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This Work, undertaken at His Lordship's request, is inscribed as a testimony of the Author's esteem and regard.

Although it has unavoidably exceeded the limits of the Publications of the Society for the Diffusion of Useful Knowledge, for which it was originally intended, his Lordship still thinks it may tend to promote the views of the Society in its present form. To concur with that Society in the diffusion of useful knowledge, would be the highest ambition of the Author,


Royal Hospital, Chelsea,

21st July, 1831.


In order to convey some idea of the object of this work, it may be useful to offer a few preliminary observations on the nature of the subject which it is intended to investigate, and of the means that have already been adopted with so much success to bring within the reach of our faculties, those truths which might seem to be placed so far beyond them.

All the knowledge we possess of external objects is founded upon experience, which furnishes a knowledge of facts, and the comparison of these facts establishes relations, from which, induction, the intuitive belief that like causes will produce like effects, leads us to general laws. Thus, experience teaches that bodies fall at the surface of the earth with an accelerated velocity, and proportional to their masses. Newton proved, by comparison, that the force which occasions the fall of bodies at the earth's surface, is identical with that which retains the moon in her orbit; and induction led him to conclude that as the moon is kept in her orbit by the attraction of the earth, so the planets might be retained in their orbits by the attraction of the sun. By such steps he was led to the discovery of one of those powers with which the Creator has ordained that matter should reciprocally act upon matter.

Physical astronomy is the science which compares and identifies the laws of motion observed on earth with the motions that take place in the heavens, and which traces, by an uninterrupted chain of deduction from the great principle that governs the universe, the revolutions and rotations of the planets, and the oscillations of the fluids at their surfaces, and which estimates the changes the system has hitherto undergone or may hereafter experience, changes which require millions of years for their accomplishment.

The combined efforts of astronomers, from the earliest dawn of civilization, have been requisite to establish the mechanical


theory of astronomy: the courses of the planets have been observed for ages with a degree of perseverance that is astonishing, if we consider the imperfection, and even the want of instruments. The real motions of the earth have been separated from the apparent motions of the planets; the laws of the planetary revolutions have been discovered; and the discovery of these laws has led to the knowledge of the gravitation of matter. On the other hand, descending from the principle of gravitation, every motion in the system of the world has been so completely explained, that no astronomical phenomenon can now be transmitted to posterity of which the laws have not been determined.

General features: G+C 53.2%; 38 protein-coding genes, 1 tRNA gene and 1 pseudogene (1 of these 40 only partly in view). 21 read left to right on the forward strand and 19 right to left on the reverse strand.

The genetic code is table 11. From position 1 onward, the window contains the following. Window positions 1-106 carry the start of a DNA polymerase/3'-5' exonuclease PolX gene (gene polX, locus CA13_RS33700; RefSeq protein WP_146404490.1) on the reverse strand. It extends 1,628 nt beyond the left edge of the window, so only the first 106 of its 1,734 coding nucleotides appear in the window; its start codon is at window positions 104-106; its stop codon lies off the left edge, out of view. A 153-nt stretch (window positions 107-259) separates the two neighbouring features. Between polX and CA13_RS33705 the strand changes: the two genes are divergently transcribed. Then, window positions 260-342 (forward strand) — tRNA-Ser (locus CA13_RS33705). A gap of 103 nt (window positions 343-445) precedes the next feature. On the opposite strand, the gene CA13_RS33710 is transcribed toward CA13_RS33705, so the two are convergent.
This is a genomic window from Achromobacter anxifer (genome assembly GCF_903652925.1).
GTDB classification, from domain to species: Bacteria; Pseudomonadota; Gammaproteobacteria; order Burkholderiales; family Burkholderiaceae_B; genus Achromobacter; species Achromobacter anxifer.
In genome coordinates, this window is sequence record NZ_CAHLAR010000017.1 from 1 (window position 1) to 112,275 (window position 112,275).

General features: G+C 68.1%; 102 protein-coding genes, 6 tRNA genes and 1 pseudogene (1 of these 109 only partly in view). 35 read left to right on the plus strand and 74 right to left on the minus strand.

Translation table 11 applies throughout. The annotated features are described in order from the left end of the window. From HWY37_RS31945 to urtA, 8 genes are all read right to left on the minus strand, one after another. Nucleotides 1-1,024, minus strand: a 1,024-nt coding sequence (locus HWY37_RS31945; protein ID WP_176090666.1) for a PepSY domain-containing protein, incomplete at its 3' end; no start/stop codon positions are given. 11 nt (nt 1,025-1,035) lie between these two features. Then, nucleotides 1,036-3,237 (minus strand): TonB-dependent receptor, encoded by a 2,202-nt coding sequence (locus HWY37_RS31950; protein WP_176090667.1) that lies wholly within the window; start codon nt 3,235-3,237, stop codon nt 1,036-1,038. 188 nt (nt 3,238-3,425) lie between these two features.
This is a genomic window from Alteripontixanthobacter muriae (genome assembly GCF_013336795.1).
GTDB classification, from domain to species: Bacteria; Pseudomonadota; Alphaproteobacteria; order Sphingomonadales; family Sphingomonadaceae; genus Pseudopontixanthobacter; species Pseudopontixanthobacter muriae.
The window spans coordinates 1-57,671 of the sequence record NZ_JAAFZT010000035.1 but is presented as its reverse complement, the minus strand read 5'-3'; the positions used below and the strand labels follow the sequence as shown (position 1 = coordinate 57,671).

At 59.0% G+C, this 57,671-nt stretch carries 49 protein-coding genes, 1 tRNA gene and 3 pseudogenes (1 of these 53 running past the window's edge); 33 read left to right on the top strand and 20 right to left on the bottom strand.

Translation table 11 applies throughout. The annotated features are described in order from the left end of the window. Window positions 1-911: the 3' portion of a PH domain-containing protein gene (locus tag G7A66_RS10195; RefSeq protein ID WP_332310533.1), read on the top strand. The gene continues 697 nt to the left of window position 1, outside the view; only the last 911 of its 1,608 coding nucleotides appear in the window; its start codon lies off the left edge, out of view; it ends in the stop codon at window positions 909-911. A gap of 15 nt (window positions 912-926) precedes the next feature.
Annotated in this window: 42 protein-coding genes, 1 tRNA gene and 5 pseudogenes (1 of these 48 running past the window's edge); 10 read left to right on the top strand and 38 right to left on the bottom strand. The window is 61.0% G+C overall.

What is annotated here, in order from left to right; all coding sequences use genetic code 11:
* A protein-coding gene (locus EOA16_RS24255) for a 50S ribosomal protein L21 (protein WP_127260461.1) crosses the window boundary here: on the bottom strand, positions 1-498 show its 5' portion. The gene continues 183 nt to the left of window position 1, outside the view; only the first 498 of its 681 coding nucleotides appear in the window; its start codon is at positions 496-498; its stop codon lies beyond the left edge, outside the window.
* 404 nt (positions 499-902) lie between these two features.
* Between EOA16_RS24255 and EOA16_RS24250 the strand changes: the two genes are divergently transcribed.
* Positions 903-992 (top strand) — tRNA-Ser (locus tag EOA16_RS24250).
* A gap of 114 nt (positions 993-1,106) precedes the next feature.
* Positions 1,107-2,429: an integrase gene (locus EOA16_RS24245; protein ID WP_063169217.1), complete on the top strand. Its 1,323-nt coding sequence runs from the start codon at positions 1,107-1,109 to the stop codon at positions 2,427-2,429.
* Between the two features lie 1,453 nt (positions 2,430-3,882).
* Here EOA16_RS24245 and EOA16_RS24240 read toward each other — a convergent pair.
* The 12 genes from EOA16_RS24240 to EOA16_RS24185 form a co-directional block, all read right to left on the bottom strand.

Science, regarded as the pursuit of truth, which can only be attained by patient and unprejudiced investigation, wherein nothing is too great to be attempted, nothing so minute as to be justly disregarded, must ever afford occupation of consummate interest and of elevated meditation. The contemplation of the works of creation elevates the mind to the admiration of whatever is great and noble, accomplishing the object of all study, which in the elegant language of Sir James Mackintosh is to inspire the love of truth, of wisdom, of beauty, especially of goodness, the highest beauty, and of that supreme and eternal mind, which contains all truth and wisdom, all beauty and goodness. By the love or delightful contemplation and pursuit of these transcendent aims for their own sake only, the mind of man is raised from low and perishable objects, and prepared for those high destinies which are appointed for all those who are capable of them.

The heavens afford the most sublime subject of study which can be derived from science: the magnitude and splendour of the objects, the inconceivable rapidity with which they move, and the enormous distances between them, impress the mind with some notion of the energy that maintains them in their motions with a durability to which we can see no limits. Equally conspicuous is the goodness of the great First Cause in having endowed man with faculties by which he can not only appreciate the magnificence of his works, but trace, with precision, the operation of his laws, use the globe he inhabits as a base wherewith to measure the magnitude and

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